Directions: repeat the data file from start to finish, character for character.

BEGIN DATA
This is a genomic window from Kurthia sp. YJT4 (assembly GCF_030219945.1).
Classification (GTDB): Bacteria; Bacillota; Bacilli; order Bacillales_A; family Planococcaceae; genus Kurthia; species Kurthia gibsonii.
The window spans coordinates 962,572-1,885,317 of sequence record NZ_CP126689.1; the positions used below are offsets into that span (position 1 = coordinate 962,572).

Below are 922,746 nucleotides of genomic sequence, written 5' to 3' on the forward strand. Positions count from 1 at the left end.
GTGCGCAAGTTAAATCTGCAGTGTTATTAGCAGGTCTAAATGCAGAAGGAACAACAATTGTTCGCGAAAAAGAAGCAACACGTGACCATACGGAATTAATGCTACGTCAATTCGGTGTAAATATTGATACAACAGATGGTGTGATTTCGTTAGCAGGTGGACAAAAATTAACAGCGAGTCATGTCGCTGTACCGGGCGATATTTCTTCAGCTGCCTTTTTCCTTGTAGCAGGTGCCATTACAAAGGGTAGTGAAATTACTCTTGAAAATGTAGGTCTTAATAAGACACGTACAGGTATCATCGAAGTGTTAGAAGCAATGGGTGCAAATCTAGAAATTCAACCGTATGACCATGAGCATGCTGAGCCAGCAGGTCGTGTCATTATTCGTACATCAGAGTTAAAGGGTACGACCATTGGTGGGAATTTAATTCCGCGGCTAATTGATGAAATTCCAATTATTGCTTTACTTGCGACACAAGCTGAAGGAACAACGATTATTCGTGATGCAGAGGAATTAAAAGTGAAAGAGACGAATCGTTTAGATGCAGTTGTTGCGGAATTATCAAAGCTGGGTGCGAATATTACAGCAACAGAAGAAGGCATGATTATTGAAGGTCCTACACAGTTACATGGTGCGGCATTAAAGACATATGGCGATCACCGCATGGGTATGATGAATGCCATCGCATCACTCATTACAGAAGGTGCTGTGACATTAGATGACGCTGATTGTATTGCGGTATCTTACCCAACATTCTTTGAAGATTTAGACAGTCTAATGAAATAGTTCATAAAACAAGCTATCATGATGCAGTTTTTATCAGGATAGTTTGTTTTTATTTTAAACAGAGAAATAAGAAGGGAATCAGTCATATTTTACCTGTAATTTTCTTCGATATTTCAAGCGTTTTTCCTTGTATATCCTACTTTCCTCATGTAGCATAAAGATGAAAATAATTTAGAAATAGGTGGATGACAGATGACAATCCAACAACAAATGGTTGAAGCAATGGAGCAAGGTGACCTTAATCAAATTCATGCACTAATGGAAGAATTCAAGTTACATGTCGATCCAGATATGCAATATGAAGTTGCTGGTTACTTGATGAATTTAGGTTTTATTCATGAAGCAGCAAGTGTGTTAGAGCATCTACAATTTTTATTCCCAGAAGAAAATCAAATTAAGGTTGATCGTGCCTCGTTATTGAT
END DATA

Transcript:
This is a genomic window from Kurthia sp. YJT4 (assembly GCF_030219945.1).
Classification (GTDB): Bacteria; Bacillota; Bacilli; order Bacillales_A; family Planococcaceae; genus Kurthia; species Kurthia gibsonii.
The window spans coordinates 962,572-1,885,317 of sequence record NZ_CP126689.1; the positions used below are offsets into that span (position 1 = coordinate 962,572).

Below are 922,746 nucleotides of genomic sequence, written 5' to 3' on the forward strand. Positions count from 1 at the left end.
GTGCGCAAGTTAAATCTGCAGTGTTATTAGCAGGTCTAAATGCAGAAGGAACAACAATTGTTCGCGAAAAAGAAGCAACACGTGACCATACGGAATTAATGCTACGTCAATTCGGTGTAAATATTGATACAACAGATGGTGTGATTTCGTTAGCAGGTGGACAAAAATTAACAGCGAGTCATGTCGCTGTACCGGGCGATATTTCTTCAGCTGCCTTTTTCCTTGTAGCAGGTGCCATTACAAAGGGTAGTGAAATTACTCTTGAAAATGTAGGTCTTAATAAGACACGTACAGGTATCATCGAAGTGTTAGAAGCAATGGGTGCAAATCTAGAAATTCAACCGTATGACCATGAGCATGCTGAGCCAGCAGGTCGTGTCATTATTCGTACATCAGAGTTAAAGGGTACGACCATTGGTGGGAATTTAATTCCGCGGCTAATTGATGAAATTCCAATTATTGCTTTACTTGCGACACAAGCTGAAGGAACAACGATTATTCGTGATGCAGAGGAATTAAAAGTGAAAGAGACGAATCGTTTAGATGCAGTTGTTGCGGAATTATCAAAGCTGGGTGCGAATATTACAGCAACAGAAGAAGGCATGATTATTGAAGGTCCTACACAGTTACATGGTGCGGCATTAAAGACATATGGCGATCACCGCATGGGTATGATGAATGCCATCGCATCACTCATTACAGAAGGTGCTGTGACATTAGATGACGCTGATTGTATTGCGGTATCTTACCCAACATTCTTTGAAGATTTAGACAGTCTAATGAAATAGTTCATAAAACAAGCTATCATGATGCAGTTTTTATCAGGATAGTTTGTTTTTATTTTAAACAGAGAAATAAGAAGGGAATCAGTCATATTTTACCTGTAATTTTCTTCGATATTTCAAGCGTTTTTCCTTGTATATCCTACTTTCCTCATGTAGCATAAAGATGAAAATAATTTAGAAATAGGTGGATGACAGATGACAATCCAACAACAAATGGTTGAAGCAATGGAGCAAGGTGACCTTAATCAAATTCATGCACTAATGGAAGAATTCAAGTTACATGTCGATCCAGATATGCAATATGAAGTTGCTGGTTACTTGATGAATTTAGGTTTTATTCATGAAGCAGCAAGTGTGTTAGAGCATCTACAATTTTTATTCCCAGAAGAAAATCAAATTAAGGTTGATCGTGCCTCGTTATTGAT